Students and faculty partner to support a 24-year-old with a serious condition.
Published on: 08-14-2023
Dozens of people recently showed up at the Adventist University of Haiti (UNAH) in Port-au-Prince to donate blood for a student hospitalized with a serious blood condition.
Sanderva Judeline Joseph, 24, a fourth-year business administration student, had recently been diagnosed with aplastic anemia, a rare and serious blood condition that occurs when the bone marrow cannot make enough new blood cells for the body to work normally.
In a matter of days, university officials organized a blood drive in coordination with the Ministry of Public Health, the National Blood Safety Program, and a local blood collection organization called Korbit 100%. The few dorm students remaining on campus, along with faculty, family, and friends, lined up to donate 30 units of blood on August 3.
“I would like to thank and congratulate the Adventist University of Haiti family for their love, wisdom, and understanding,” Jean Gracieuse, assistant to the vice president of student affairs at UNAH, said. “By joyfully donating blood for the speedy recovery of Sanderva, each of you has demonstrated that every drop of blood counts, and every drop will turn into blessings for those donating.”
The blood drive was the first organized on campus and one that left many baffled by how quickly blood units were collected.
“The Red Cross official told me that it is the first time that a blood drive that was launched in less than a week has drawn so many people and collected so many units of blood,” UNAH president Senèque Edmond said. “ ‘It took us six months of promoting to collect 40 units of blood, while in UNAH you collected near that much quicker,’ she told me,” Edmond said.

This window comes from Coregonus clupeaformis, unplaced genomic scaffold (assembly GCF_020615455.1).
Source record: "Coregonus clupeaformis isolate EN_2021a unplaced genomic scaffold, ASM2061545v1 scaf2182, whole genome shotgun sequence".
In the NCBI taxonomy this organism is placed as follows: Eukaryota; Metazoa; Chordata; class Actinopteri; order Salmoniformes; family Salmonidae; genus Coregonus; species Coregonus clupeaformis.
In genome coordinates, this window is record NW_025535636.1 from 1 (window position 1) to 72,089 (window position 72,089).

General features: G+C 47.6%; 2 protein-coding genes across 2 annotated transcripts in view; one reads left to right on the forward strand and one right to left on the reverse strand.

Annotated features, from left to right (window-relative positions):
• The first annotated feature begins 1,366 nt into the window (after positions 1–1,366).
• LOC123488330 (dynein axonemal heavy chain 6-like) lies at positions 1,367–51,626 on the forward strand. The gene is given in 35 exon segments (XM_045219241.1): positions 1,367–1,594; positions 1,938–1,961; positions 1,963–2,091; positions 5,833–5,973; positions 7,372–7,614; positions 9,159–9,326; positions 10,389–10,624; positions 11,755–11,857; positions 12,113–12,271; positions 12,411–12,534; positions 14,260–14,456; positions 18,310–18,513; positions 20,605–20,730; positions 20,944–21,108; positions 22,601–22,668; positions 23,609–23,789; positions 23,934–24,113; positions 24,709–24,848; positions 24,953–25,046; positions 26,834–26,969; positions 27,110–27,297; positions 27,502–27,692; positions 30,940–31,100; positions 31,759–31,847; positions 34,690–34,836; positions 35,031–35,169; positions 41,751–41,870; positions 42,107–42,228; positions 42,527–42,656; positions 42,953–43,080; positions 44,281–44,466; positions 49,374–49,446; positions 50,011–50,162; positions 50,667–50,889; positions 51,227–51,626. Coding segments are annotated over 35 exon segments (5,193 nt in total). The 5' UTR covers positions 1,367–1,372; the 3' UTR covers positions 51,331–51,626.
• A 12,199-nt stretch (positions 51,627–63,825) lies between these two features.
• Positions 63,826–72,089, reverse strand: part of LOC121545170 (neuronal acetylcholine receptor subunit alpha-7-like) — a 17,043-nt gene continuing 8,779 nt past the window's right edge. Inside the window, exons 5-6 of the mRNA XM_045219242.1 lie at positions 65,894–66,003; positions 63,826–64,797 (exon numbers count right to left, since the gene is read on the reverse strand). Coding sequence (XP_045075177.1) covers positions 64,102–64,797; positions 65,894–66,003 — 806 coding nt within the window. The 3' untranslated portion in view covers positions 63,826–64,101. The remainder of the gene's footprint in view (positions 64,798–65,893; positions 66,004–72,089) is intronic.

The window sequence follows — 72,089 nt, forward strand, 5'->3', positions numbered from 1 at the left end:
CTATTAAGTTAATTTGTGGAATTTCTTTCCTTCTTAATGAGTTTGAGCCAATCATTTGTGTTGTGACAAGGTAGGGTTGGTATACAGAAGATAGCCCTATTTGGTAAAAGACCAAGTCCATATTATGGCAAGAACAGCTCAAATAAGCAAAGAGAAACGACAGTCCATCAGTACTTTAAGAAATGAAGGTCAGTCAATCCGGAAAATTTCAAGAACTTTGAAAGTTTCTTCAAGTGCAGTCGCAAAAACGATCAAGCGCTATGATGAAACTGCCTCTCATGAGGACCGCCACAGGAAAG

Thanks to the faculty of the School of Nursing helping to take vital signs of those donating, the faculty of the School of Theology that provided promotional material, and many of the students and faculty who donated their blood, the initiative was a success, organizers said.
Roger’s Heandel Syleverin, a fourth-year theology student, said he had to take a college test that same day but was glad to donate because he sees donating blood as a tangible manifestation of the “love thy neighbor” command. “Giving my blood is a concrete way of expressing my compassion for the humanity for which Christ died.”
Despite the strong desire from many participants to donate blood, only 30 individuals were able to do so, Clara O. Sanon Jérémie, dean of the School of Nursing Sciences at UNAH, said.
Joseph did not know she had that medical condition, Jérémie explained, but she had begun to feel weak and had been hesitant to see a doctor. “When she saw a doctor, she was told to go to the hospital, but she delayed in going, and unfortunately it was after another illness that Joseph went to see the doctor again and her anemia had worsened, going from 3 to 2 grams of blood,” Jérémie said.
Moved by so many who showed up to bless her, Joseph, whose mother died of the same blood condition, thanked everyone. “I don’t feel alone. I feel part of a big family that loves me,” she said. “Thank you for showing me your deep love. Thank you to the Lord for putting that in your heart. I will continue to fight and rely on Jesus, who can intervene according to His will.”
Because the blood condition has weakened her immune system, she requires intensive medical treatment and other medical interventions that are not accessible in Haiti at this time, Joseph said. She will continue to receive blood transfusions as she rests at home.
Students and faculty continue to pray for her condition and for ways that may open for her to receive the appropriate treatments outside of the country soon.
Fritz Noel, UNAH vice president of academic affairs, thanked donors and said he was motivated to propose to the university administration to form a blood donor club on campus. As a “thank you” gesture, each donor received a T-shirt, a pin with the word Hero on it, and a special dinner for their contribution during the blood drive.